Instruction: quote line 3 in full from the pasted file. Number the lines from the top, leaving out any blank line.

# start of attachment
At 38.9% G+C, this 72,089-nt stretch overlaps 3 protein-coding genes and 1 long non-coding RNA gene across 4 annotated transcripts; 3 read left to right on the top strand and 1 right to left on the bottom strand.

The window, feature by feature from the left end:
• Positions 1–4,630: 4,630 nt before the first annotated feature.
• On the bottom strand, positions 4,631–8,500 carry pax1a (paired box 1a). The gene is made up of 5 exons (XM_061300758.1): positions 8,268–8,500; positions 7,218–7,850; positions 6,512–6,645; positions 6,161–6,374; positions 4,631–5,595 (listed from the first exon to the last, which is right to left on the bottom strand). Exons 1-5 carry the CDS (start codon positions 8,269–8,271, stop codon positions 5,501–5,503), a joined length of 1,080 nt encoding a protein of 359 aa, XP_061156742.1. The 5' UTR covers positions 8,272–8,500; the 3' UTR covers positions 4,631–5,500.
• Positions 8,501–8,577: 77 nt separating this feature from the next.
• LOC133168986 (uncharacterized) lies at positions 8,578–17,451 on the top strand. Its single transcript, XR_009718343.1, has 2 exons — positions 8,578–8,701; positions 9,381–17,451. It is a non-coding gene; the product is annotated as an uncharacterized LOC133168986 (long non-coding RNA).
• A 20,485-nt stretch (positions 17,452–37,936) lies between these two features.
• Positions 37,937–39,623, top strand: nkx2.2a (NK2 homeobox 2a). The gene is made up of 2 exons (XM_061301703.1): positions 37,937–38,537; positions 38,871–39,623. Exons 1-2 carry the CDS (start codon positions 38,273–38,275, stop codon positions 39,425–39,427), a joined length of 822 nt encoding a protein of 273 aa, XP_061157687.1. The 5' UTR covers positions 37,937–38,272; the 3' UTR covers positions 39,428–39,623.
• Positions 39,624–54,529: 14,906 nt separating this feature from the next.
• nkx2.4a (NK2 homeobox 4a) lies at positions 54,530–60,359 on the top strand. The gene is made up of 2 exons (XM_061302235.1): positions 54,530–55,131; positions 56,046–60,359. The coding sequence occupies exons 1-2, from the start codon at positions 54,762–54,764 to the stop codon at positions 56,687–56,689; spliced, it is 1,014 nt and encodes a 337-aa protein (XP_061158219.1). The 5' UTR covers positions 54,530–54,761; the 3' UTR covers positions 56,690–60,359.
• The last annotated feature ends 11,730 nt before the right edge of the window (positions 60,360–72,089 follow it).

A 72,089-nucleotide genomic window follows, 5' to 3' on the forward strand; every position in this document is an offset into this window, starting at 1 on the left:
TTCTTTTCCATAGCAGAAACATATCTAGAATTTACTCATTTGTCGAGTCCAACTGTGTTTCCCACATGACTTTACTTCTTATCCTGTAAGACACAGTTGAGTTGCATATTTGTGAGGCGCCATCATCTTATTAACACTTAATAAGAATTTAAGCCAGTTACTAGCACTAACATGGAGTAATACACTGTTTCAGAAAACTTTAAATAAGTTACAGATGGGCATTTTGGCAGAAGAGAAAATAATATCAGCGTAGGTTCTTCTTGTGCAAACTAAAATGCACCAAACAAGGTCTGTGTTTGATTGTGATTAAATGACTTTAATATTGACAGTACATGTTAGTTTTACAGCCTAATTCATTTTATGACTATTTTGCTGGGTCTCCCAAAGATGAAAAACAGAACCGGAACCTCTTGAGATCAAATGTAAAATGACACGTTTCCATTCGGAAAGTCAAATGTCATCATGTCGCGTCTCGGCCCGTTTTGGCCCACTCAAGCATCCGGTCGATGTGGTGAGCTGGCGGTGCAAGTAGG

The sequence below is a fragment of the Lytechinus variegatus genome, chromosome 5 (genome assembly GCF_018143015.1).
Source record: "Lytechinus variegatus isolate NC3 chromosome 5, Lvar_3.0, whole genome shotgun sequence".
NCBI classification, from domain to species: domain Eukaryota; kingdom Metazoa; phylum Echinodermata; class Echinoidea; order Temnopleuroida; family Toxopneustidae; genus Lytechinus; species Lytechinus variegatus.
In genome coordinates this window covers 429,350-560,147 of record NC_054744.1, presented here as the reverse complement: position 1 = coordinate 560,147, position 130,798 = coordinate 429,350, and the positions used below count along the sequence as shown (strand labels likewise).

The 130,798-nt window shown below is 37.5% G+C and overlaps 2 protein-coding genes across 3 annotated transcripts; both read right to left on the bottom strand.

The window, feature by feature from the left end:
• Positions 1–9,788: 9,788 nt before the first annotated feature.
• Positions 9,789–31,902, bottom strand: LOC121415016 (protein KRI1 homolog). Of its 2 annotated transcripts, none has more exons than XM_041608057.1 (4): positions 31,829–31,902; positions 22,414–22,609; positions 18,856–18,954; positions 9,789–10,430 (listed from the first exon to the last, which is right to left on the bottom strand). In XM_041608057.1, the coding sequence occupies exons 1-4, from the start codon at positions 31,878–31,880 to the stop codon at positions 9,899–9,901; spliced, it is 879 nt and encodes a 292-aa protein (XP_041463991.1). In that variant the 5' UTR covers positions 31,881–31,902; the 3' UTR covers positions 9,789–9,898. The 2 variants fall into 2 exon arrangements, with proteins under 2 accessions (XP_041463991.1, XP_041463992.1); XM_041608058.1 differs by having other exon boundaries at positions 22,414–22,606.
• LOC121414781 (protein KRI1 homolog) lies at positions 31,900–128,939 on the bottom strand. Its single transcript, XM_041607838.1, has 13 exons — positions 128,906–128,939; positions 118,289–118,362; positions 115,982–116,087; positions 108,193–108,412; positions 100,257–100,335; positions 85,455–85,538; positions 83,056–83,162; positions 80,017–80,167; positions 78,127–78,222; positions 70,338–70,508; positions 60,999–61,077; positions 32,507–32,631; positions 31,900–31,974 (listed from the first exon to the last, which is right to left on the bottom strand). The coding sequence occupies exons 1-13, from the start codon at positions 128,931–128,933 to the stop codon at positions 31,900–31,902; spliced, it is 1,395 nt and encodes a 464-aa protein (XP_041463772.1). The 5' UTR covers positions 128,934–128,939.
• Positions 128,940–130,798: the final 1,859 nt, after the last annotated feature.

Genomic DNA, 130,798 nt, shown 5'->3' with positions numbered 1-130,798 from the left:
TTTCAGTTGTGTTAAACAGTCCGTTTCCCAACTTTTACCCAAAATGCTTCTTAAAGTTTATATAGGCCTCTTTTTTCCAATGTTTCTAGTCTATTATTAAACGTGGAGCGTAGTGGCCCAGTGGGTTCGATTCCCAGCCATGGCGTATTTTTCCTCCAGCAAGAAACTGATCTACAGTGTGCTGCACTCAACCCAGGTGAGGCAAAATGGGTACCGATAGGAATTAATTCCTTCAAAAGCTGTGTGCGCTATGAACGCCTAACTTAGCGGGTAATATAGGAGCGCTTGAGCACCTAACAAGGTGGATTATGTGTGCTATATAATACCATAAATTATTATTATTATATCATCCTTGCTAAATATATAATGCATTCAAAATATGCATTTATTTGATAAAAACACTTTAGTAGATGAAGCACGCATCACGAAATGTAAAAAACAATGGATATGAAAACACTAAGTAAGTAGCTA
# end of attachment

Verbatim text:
• Positions 1–4,630: 4,630 nt before the first annotated feature.